"I should like to consult Alicia," he said guardedly. "I would not dream--especially after what you have said--of hurrying, of frightening her. She must come to know me."

Madame Parvicini rose nervously, as though to force the conference to a close.

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"I am glad to find you so reasonable," she said, with ironic intonation. "You will not mind, then, if Alicia and I continue our journey after a short stay at St. Moritz."

"Your journey where?"

"Did you not know? We are on our way to Italy."

Bellucci maintained a face absolutely guiltless of expression.

"Yes, I have promised for years to show Alicia her father's country. She has wanted all her life to go to the South. Poor child! She loves Italy"--Madame Paravicini's eyes fell on Bellucci-- "she loves Italy as exiles do."

He saw the girl fading out of his reach. That wall, not to be scaled by him, was rising up between them, icy, impassable, peak on peak--the mighty Alps! For a moment his self-command deserted him.

"You won't taker her out of my reach?" he cried.

"Oh, no!" said the woman, smiling: "only to Italy."

"Devil!" he said in his heart. "She means to play me false, after all." Then aloud:

"How long will you be in St. Moritz?"

"Several days, I should say," she answered indifferently, "unless the Maloja wind is blowing."

"Then why not turn your back to the Foehn and go to Lucerene or-- ?"

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"Because I must go to Italy. I will be frank. Not only on account of Alicia's strong desrie, but for private reasons I must be in Genoa in a fortnight."

"In a fortnight?" The feeling of having to think against time gave hima sensation of physical breathlessness. "A fortnight! Have you any idea what is her state of mind in regard to me?"

"She likes you."

"Has she ever liked anyone more?"


"Then she must--you might as well tell me--she must have begun caring for me?"

"Your logic is irresistible." Madame Paravicini smiled. "But, as I warned you, she is shy. She will admit things to me--she will do things for me, that she will for no one else."

"You have great influence over her?"


"Would she marry me if you told her to?"

"Yes!" the monosyllable rang disagreeably harsh. "But you don't imagine I would try to coerce her?"

"No! no! Of course not. Still your, influence, and--" Suddenly he dropped his deferential air and eyed her with undisguised suspicion, "If you are playing fair, you will give me every opportunity to induce Alicia not to accompany you to Italy."

"I might do that and still leave you far

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from your desire. Also, I might do better than that."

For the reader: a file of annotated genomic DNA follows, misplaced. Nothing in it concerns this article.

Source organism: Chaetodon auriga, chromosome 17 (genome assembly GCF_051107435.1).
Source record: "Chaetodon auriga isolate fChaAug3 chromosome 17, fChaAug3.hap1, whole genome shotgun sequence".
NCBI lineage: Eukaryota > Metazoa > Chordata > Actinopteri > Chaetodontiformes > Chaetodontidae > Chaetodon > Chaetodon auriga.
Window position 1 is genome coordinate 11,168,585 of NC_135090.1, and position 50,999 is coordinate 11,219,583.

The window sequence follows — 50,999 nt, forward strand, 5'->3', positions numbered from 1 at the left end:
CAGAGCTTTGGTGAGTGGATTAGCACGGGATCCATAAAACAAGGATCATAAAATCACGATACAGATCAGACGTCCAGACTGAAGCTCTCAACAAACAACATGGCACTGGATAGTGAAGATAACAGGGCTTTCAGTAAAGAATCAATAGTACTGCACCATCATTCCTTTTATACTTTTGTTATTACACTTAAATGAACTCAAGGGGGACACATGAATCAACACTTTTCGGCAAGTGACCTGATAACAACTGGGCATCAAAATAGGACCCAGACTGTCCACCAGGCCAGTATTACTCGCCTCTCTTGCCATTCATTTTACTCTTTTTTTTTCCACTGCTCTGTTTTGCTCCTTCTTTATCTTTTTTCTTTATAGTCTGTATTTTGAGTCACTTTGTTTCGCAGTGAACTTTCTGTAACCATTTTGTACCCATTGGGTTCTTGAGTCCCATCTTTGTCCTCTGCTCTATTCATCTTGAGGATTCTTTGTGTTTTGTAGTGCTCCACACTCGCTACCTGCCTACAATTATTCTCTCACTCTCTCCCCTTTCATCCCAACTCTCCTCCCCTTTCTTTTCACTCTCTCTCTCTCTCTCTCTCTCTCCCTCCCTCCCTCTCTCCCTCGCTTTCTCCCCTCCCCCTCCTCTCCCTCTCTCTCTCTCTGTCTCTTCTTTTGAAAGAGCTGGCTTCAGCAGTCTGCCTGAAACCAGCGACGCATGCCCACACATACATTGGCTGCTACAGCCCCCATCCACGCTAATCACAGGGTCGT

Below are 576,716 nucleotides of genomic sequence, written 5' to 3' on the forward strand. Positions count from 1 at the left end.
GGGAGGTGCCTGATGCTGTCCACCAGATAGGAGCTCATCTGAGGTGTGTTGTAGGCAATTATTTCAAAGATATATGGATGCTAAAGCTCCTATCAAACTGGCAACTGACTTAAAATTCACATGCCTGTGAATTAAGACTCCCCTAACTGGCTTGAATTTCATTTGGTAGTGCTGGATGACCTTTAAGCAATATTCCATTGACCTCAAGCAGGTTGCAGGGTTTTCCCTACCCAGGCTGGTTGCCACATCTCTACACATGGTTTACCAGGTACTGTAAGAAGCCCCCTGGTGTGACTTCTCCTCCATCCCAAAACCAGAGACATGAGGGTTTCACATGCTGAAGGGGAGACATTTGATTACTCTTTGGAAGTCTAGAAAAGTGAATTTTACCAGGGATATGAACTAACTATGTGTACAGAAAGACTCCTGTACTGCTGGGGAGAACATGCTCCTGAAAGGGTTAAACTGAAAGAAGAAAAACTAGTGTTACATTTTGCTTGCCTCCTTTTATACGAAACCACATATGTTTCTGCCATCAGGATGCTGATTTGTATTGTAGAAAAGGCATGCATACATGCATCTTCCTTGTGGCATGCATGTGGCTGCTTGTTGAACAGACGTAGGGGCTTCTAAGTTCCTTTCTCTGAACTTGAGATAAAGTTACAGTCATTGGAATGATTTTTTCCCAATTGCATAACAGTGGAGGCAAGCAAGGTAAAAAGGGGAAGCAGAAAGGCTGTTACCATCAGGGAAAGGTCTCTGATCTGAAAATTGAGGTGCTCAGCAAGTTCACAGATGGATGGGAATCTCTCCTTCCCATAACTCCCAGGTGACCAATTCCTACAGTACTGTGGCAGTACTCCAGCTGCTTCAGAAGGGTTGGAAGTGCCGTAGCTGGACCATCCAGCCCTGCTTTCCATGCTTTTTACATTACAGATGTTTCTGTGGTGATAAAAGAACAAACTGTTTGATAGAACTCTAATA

"I am well aware of it. Instead of being neutral you might . . . Why shouldn't the marriage take place in a fortnight or so, if you used your influence in my favour?"

"Why should I be at pains to serve you--you, of all men on the face of the earth?"

"Why shouldn't you--for Alicia's sake? Ought you, can you stand between her and happiness? For, though you may smile and though you may sneer, I shall make her happy!" he said.

"I shall not prevent you from trying."

"You promise?"

"I promise. But--"


"Walk warily. Although I make no pretence of being friendly to you, you will do well to remember my warning. You will have in Alicia to deal with a nature you are little fitted to understand."

"I will learn."

"Then you must be content to learn slowly. She is not like--the women you have known best." Bellucci turned away his eyes. "You will find her less generous, more self-contained, one who will better guard that dearest of woman's possessions--"

Bellucci moved restively.

"--her mystery," added madame Paravicini, to his surprise.

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He opened his eyes like one relieved from the fear of moral commonplaces.

"I had not realized that was the name of the dearest possession."

"How should you? The world, too, gives it another name."

"At all events, in this case," he hastened to say, "I cannot go wrong, for I shall not move a step without your guidance, madame. And, although I do not expect you to believe it, if you bring me to my goal, or if you allow me to reach it, the future shall show my gratitude."

* * *


Bellucci started for St. Moritz four hours before the Paravicinis, but he reached there half an hour later, having rested his horses at Zernetz.

As he dashed down from the Dorf into the Bad, about seven o'clock in the evening, all St. Moritz stopped to stare. Up, on the high piazza of the Hôtel du Lac, Bellucci saw, with a sense of reassurement, Madame Paravicini and her daughter waiting to assist at his triumphal entry.

That night he drew from the elder woman the admission that she had taken the opportunity during their long drive to speak of him and to say the preparatory word.

"I said very little--I thought it to your interest."

"Then may I--?" he looked longingly

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across the private sitting-room to where the girl sat languidly laying the patience-cards. 

"I wouldn't say anything to-night: she is tired by the long drive."

"Might I not give her a little souvenir of Tarasp?"

"Oh . . . yes."

He went over, and, with a pretty speech, presented to her the golden heart, showed her it was a reliquary, and how within was the rosary blessed by Pope Paul in the sixteenth century.

Alicia's smile seemed to open the gates of paradise. Her soft "Thank you" was such guerdon as he felt men might have died for.

"And, if you accept mine, will you not give me yours in return?"

She looked at him enquiringly.

"Ah, say that you will give me your heart?"

"My heart . . . " she answered like a mountain echo--but, with the grave, dim smile, it meant to him a maid's consenting.